Oleaceae

 

Twigs

Mix: twigs used to make string in the grapevines [37]

 

Linum usitatissimum L.

Linaceae

Lino coltivato

Seeds

Med: seed poultice applied to chest as decongestant, to heal cough [23]

 

Food: seeds for flavouring bread

 

Lunaria annua L.

Brassicaceae

Erba della luna, monete del papa (o), soldi, pianta dei soldi, dollari (g)

Leaves

Med: leaf infusion as diuretic

 

Food: boiled leaves in vegetable mixtures

 

Fruits

Dom: dried plant with siliquae used to decorate house

 

Mix: flowers used to make wedding bouquets

 

Whole plant

Sup/rel: where plant grows, there it brings richness

 

Malus sylvestris (L.) Mill.

Rosaceae

Melette selvatiche (g)

Fruits

Food: fruits eaten raw, cooked, in jams [37, 42]

 

Vet: wasted fruit were given to pigs

 

Prov: ‘Dare le mele ai porci

 

Malva sylvestris L.

Malvaceae

Malva, malbe (c), malbe (g)

Leaves

Med: leaf infusion as laxative [21, 30], relaxing, depurative [4], for intimate washing; chewing leaves to heal toothache [4, 22, 26]; wrap of boiled leaves to heal skin diseases [4, 26], sores; wrap of boiled leaves put on chest (with ‘pancotto’) to heal bronchitis [23]

 

Food: raw [30, 39] or boiled [30, 39, 41, 44] leaves in salads and vegetable mixtures; boiled leaves for seasoning risotto

 

Vet: leaf infusion to heal cattle diarrhoea and as digestive; raw leaves as feed to increase milk production in dairy cows [37]

 

Flowers

Med: flowers decoctions to heal sores [21, 26, 37]

 

Food: flowers used to make refreshing drink

 

Sup/rel: flowers in St. John’s water [4]

 

Stems

Med: stem used as laxative suppositories for children

 

Food: stem raw in salads

 

Whole plant

Prov: ‘Bocca malva, scappa ortiga’, ‘La malva da tutti i mali salva

 

Matricaria chamomilla L.

Asteraceae

Capumilla (c)

Flowers

Infusion: flowers infusion as sedative [4, 23], digestive, depurative [4], to heal haemorrhoids [37]; flower poultice for eye inflammation [4, 21, 23], flowers poultice put on forehead against headaches [36]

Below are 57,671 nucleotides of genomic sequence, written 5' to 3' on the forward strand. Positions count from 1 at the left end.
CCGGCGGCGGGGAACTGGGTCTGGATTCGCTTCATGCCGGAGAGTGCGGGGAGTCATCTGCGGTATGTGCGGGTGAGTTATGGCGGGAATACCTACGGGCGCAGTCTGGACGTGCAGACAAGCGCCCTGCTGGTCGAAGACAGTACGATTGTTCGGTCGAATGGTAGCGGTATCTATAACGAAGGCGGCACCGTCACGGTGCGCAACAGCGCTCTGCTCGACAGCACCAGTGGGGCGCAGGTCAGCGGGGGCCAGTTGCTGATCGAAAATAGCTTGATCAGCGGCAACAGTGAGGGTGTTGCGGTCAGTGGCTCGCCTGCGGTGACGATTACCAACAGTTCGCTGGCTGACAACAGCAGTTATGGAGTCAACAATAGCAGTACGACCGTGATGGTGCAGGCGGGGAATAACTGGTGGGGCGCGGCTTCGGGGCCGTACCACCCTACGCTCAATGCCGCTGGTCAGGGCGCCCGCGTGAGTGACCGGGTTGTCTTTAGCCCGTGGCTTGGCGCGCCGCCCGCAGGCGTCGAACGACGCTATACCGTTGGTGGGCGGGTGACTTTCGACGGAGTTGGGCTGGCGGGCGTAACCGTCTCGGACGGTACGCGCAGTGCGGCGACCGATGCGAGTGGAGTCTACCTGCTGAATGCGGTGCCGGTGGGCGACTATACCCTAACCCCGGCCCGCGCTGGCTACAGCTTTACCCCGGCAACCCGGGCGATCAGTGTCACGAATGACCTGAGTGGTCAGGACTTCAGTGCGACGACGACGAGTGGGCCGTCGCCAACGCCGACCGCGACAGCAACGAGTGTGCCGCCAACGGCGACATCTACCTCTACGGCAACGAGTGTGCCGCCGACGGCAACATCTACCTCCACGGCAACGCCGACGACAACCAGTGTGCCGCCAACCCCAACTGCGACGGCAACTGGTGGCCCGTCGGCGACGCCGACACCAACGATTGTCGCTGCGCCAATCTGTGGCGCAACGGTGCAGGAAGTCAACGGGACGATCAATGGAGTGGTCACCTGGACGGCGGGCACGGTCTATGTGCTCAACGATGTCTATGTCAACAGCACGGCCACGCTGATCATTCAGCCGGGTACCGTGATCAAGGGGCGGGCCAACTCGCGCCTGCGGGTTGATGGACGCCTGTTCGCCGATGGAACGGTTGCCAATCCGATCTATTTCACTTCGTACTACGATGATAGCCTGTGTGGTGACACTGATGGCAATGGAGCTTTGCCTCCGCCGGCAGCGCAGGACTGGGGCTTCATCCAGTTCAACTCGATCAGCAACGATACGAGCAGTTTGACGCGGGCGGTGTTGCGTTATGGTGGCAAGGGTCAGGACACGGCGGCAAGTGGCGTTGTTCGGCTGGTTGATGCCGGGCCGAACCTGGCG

Food: flowers used for flavouring liqueurs [37]

 

Cosm: flowers infusion to lightening hair [4]

 

Sup/rel: flowers used in ‘infiorata

 

Dye: flowers to dye wool yellow [37]

 

Recr: necklaces and bracelets with flowers

Similar use for Bellis perennis L. [37]

Dom: flowers to perfume drawers

 

Prov: ‘Il tappeto di camomilla più è calpestato e più scintilla

 

Medicago lupulina L.

Fabaceae

Erba nera (o)

Flowers, leaves

Med: leaf and flowers infusion as lenitive and emollient

 

Vet: leaves and flowers as feed for livestock

 

Medicago sativa L.

Fabaceae

Erba melica (c)

Leaves

Med: leaf infusion as tonic

 

Vet: leaves and flowers as feed for livestock [37]

 

Melissa officinalis L.

Lamiaceae

 

Leaves and flowers

Med: leaf infusion as sedative, depurative [37]

 

Food: leaves and flowers raw in salads, for flavouring meat [30, 42]

 

Cosm: leaves and flowers in water to tone skin [37]

 

Rep: dry leaves in drawers to kept moths away

 

Mentha x piperita L.

Lamiaceae

 

Leaves, flowers

Med: leaf infusion as depurative; leaf juice in vinegar to heal vomiting [37]; fresh leaves to heal insect bites [26, 30]

 

Food: leaves raw in salads, to make sauce for meat, risotto, syrup [4, 30, 41, 42, 44, 45]

 

Sup/rel: some protective uses attributed to the plant

 

Misopates orontium (L.) Raf.

Scrophulariaceae

Borsa del pastore, sacca del pastore (c)

Aerial part

Food: leaves raw in salads or boiled in vegetable mixtures

 

Morus alba L.

Moraceae

Moro (g)

Leaves

Vet: leaves to feed livestock in winter, to feed silkworms [37]

 

Flowers

Dom: flowers use in floral decorations

 

Morus nigra L.

Moraceae

Moro (o)

Roots

Med: root juice against scorpion poison

 

Fruits

Food: raw, in jams, for flavouring grappa [4, 37, 41, 42, 45]

 

Sup/rel: unripe fruit as amulet

 

Leaves

Med: leaves in packs to heal skin inflammations [37]

 

Dye: plant used to dye wool yellow [37]

 

Myosotis arvensis (L.) Hill

Boraginaceae

Non ti scordar di me (o)

Aerial part

Med: leaf packs on tired eyes

Similar to the use cited for M. ramosissima [37]

Vet: leaves to feed livestock

 

Nigella damascena L.

Ranunculaceae

 

Seeds

Food: seeds use to flavour bread

Similar use for pastries [36]

Flowers

Dom: dry flowers in floral decorations

 

Ocimum basilicum L.

Lamiaceae

 

Leaves, flowers

Med: leaf and flowers infusion as sedative, galactagogue, bactericide, anti-inflammatory [27]

 

Cosm: leaves in water bath as skin tonic and purifier [26]

 

Sup/rel: dry leaves to make incense

Funeral use [37]

Rep: plants near the windows to keep mosquitoes away [4]

 

Olea europaea L.

Oleaceae

Ulìo (o)

Leaves

Med: leaf decoction as hypotensive [4, 21, 33]; packs of leaves boiled in water on chest as decongestant

 

Sup/rel: some leaves on windows to protect against hailstorms

Similar use in [32]

Oil

Med: oil to heal burns [21, 26, 33], rheumatic pain; hot oil (heated in half eggshell on embers) to heal earache [24], hot oil for rubbing on chest against bronchitis [21, 33], hot oil to heal calluses